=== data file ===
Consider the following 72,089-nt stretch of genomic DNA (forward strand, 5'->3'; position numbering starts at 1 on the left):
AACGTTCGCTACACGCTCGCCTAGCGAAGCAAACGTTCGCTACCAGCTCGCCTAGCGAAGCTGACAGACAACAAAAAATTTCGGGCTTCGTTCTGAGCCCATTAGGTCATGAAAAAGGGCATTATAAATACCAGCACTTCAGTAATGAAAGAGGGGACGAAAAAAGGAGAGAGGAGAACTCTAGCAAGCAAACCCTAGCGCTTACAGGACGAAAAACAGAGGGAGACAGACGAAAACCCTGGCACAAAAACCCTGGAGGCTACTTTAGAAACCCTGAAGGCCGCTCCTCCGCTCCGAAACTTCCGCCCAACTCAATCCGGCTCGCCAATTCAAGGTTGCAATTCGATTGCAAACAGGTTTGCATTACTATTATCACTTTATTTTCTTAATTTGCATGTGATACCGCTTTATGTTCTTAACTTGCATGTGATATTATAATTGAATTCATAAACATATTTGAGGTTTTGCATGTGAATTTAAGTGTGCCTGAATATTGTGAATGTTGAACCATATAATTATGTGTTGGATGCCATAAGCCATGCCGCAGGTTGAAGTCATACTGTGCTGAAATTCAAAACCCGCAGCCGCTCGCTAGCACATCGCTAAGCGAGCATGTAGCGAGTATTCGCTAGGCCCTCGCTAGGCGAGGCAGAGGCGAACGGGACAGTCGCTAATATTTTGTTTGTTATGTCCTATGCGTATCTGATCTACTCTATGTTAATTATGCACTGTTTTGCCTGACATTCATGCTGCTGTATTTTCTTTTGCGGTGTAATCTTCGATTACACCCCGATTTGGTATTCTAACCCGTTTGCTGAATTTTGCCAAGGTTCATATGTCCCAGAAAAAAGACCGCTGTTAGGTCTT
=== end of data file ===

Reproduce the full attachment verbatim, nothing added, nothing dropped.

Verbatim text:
Consider the following 72,089-nt stretch of genomic DNA (forward strand, 5'->3'; position numbering starts at 1 on the left):
AACGTTCGCTACACGCTCGCCTAGCGAAGCAAACGTTCGCTACCAGCTCGCCTAGCGAAGCTGACAGACAACAAAAAATTTCGGGCTTCGTTCTGAGCCCATTAGGTCATGAAAAAGGGCATTATAAATACCAGCACTTCAGTAATGAAAGAGGGGACGAAAAAAGGAGAGAGGAGAACTCTAGCAAGCAAACCCTAGCGCTTACAGGACGAAAAACAGAGGGAGACAGACGAAAACCCTGGCACAAAAACCCTGGAGGCTACTTTAGAAACCCTGAAGGCCGCTCCTCCGCTCCGAAACTTCCGCCCAACTCAATCCGGCTCGCCAATTCAAGGTTGCAATTCGATTGCAAACAGGTTTGCATTACTATTATCACTTTATTTTCTTAATTTGCATGTGATACCGCTTTATGTTCTTAACTTGCATGTGATATTATAATTGAATTCATAAACATATTTGAGGTTTTGCATGTGAATTTAAGTGTGCCTGAATATTGTGAATGTTGAACCATATAATTATGTGTTGGATGCCATAAGCCATGCCGCAGGTTGAAGTCATACTGTGCTGAAATTCAAAACCCGCAGCCGCTCGCTAGCACATCGCTAAGCGAGCATGTAGCGAGTATTCGCTAGGCCCTCGCTAGGCGAGGCAGAGGCGAACGGGACAGTCGCTAATATTTTGTTTGTTATGTCCTATGCGTATCTGATCTACTCTATGTTAATTATGCACTGTTTTGCCTGACATTCATGCTGCTGTATTTTCTTTTGCGGTGTAATCTTCGATTACACCCCGATTTGGTATTCTAACCCGTTTGCTGAATTTTGCCAAGGTTCATATGTCCCAGAAAAAAGACCGCTGTTAGGTCTT